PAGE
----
WEST FARGO — Homes are the answer to homelessness.
That simple idea was the guiding principle behind the creation of Grace Garden in West Fargo, a new supportive housing project made possible by YWCA Cass Clay and a group of partner organizations, according to Erin Prochnow, CEO of YWCA Cass Clay.
Tuesday, Aug. 13, marks Grace Garden's official grand opening and ribbon cutting. The 30-unit complex is expected to be fully operational by the end of summer, according to Prochnow, who added that the $7.1 million initiative will offer affordable homes to an estimated 75 people, "providing individuals and families a place to call home."
Prochnow said the YWCA's board of directors decided about four years ago that they wanted to double the size of the agency's supportive housing units, which back then numbered about 19.
By the end of this year, she said, the agency expects to have 70 supportive housing units in Cass County.
One of the sparks for Grace Garden occurred a few years ago when Pastor Joel Baranko of the Lutheran Church of the Cross in West Fargo approached Prochnow about a parcel of land the church owned adjacent to the church.
The YWCA and church members decided the property at 1480 16th St. E. would become the site of Grace Garden and the YWCA entered into a 65-year lease with Lutheran Church of the Cross.
Baranko said the church could have sold the land for a tidy sum, but he said that would have run counter to their mission.
"We have a higher calling to love people," he said, adding that by opening the resource to help people, the church can make a positive impact on the lives of many in the community.
Prochnow said other organizations that have helped make Grace Garden happen include: Gate City Bank; the North Dakota Housing Finance Agency; the North Dakota Department of Commerce; the Housing Authority of Cass County; the Wells Fargo Housing Foundation; Beyond Shelter, Inc.; Shultz & Associates Architects; as well as neighbors of Grace Garden and "kind and caring donors."
Gate City Bank's support included a pledge of $1.5 million to help fund the project's startup costs and to support program services over the first decade.
According to Prochnow, one thing that helps people achieve long-term independence is a sense of stability, and she said supportive housing contributes to that.
"People want stability and to put down roots," she said, though adding that some community members can have a difficult time understanding the challenges other people face.
She said a relative recently asked her whether programs like supportive housing are actually counterproductive, asserting that such efforts could make individuals dependent on the system rather than on their own effort.
"What I said to him is: 'You were fortunate and I was fortunate to live in a household where our parents loved us and taught us how to be good citizens,''' Prochnow said, recalling the conversation.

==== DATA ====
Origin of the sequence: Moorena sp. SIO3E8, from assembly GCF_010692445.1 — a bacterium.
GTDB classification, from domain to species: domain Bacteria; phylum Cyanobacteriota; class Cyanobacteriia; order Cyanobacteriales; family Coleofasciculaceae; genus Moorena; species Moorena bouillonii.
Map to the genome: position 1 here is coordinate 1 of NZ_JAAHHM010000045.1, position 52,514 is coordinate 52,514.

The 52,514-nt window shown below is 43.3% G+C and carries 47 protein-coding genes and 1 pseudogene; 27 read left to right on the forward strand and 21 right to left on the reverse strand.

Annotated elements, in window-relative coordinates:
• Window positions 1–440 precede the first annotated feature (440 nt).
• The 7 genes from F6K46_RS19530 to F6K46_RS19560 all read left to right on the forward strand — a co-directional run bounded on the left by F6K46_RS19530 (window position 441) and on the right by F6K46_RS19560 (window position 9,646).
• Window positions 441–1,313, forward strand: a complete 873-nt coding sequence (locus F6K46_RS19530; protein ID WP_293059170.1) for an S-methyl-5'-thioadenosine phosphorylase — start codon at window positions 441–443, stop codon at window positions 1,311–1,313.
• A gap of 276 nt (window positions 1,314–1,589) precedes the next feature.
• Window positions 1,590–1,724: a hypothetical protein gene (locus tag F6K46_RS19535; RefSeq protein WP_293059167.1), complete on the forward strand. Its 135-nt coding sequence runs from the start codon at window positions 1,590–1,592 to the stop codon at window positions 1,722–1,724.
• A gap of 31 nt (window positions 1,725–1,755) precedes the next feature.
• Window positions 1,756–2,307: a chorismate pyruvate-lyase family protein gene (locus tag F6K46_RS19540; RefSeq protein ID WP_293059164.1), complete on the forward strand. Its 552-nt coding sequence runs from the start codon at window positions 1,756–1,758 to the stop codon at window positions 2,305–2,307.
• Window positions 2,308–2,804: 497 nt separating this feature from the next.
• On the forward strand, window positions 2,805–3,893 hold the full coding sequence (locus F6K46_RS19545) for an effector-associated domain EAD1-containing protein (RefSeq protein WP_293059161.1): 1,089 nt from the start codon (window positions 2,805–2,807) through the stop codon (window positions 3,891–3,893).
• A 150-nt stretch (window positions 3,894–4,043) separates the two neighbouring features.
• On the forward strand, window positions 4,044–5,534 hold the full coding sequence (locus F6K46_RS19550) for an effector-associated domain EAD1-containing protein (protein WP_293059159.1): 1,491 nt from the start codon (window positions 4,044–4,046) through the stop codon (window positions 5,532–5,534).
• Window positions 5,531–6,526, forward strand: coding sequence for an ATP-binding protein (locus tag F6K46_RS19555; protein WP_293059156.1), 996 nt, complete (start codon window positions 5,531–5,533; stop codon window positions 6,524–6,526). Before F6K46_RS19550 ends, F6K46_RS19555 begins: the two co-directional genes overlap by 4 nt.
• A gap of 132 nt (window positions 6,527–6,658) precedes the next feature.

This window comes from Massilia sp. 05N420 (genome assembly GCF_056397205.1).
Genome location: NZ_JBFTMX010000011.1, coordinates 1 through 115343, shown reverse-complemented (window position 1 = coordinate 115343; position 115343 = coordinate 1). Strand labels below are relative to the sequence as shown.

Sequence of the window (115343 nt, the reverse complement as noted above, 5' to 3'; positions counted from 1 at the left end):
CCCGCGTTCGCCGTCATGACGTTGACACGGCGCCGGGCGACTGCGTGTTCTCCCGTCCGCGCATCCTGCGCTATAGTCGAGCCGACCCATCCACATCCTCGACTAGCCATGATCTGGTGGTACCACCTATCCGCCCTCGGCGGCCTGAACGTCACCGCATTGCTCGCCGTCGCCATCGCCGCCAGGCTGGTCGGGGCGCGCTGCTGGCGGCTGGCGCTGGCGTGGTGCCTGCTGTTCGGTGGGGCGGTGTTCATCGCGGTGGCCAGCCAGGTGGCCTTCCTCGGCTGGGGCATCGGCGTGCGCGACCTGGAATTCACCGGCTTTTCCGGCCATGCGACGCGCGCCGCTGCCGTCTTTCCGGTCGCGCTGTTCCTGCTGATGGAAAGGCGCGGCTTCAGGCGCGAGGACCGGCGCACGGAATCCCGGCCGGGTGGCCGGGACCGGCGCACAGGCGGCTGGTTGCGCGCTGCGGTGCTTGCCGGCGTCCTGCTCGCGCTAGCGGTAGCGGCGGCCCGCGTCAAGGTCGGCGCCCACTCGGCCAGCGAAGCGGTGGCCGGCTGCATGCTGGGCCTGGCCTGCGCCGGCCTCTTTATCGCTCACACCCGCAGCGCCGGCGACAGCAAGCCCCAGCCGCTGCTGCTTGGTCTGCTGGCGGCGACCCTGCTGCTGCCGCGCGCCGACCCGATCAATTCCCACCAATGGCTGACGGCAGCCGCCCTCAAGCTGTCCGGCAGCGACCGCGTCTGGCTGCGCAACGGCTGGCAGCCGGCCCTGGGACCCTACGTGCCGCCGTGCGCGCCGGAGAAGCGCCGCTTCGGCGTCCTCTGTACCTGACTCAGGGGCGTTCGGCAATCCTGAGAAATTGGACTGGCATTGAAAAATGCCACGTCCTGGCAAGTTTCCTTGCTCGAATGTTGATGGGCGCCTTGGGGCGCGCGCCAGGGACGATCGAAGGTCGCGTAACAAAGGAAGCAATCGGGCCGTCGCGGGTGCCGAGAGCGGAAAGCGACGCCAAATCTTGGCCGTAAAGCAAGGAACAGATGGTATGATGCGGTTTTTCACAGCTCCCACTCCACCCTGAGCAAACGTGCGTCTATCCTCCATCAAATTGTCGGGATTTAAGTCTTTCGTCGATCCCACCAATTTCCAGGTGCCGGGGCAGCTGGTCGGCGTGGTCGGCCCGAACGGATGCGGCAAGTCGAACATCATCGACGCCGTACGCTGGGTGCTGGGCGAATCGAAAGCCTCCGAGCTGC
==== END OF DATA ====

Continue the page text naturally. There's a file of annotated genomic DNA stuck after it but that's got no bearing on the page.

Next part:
"A great majority of those we serve have not had an opportunity to live in a home that was safe," Prochnow added, stating she also told her relative, "We were loved and cared for and told that we matter. We're the fortunate ones."
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Prochnow said she isn't sure such answers resonate with everyone, but she said she knows firsthand that the families the YWCA serves are yearning for a chance to stand on their own two feet.
"I've never had a conversation with a woman who wants to live in our shelter. She wants what we all want — to provide for their families and live life independently and see their children grow and thrive out in the community," Prochnow said.
"Women and children we serve absolutely don't want to be there and are ashamed and embarrassed to be in that situation," Prochnow added.
Thomas Hill, vice president of community impact for the United Way of Cass Clay, said many homeless individuals experienced trauma early in life, which he said can make it difficult to navigate the world in conventional ways.
"One in three (homeless individuals) had a parent or guardian who struggled with mental health; one in three were beaten as a child; half lived with a substance abuser. To then say, 'Why don't you just pull yourself up by your bootstraps?' Well, they're doing what they were taught to do. It's generational," Hill said.
On Monday, Aug. 12, Alejandra Castillo, CEO of YWCA USA, visited Grace Garden and toured the building with Prochnow and Laura Carley, president of YWCA Cass Clay.
As they took a peek inside a three-bedroom apartment that will soon be the new home of a mom, her two boys and one girl, Carley read the note on a "welcome" basket of practical items left for the family by members of the nearby Lutheran Church of the Cross.
"We're so glad you're here, our doors are always open," read the note, which brought tears to Carley.
"This is America," Castillo said of the church's gesture, adding that what binds the country together are acts of giving.
Prochnow agreed, adding that although she sees many difficult things with her job, it also offers her a front-row seat to the good things people do.
"I get to see the best of what comes with community," Prochnow said.
Tuesday's ribbon-cutting ceremony is set for 10 a.m. at Grace Garden, 1480 16th St. E., West Fargo.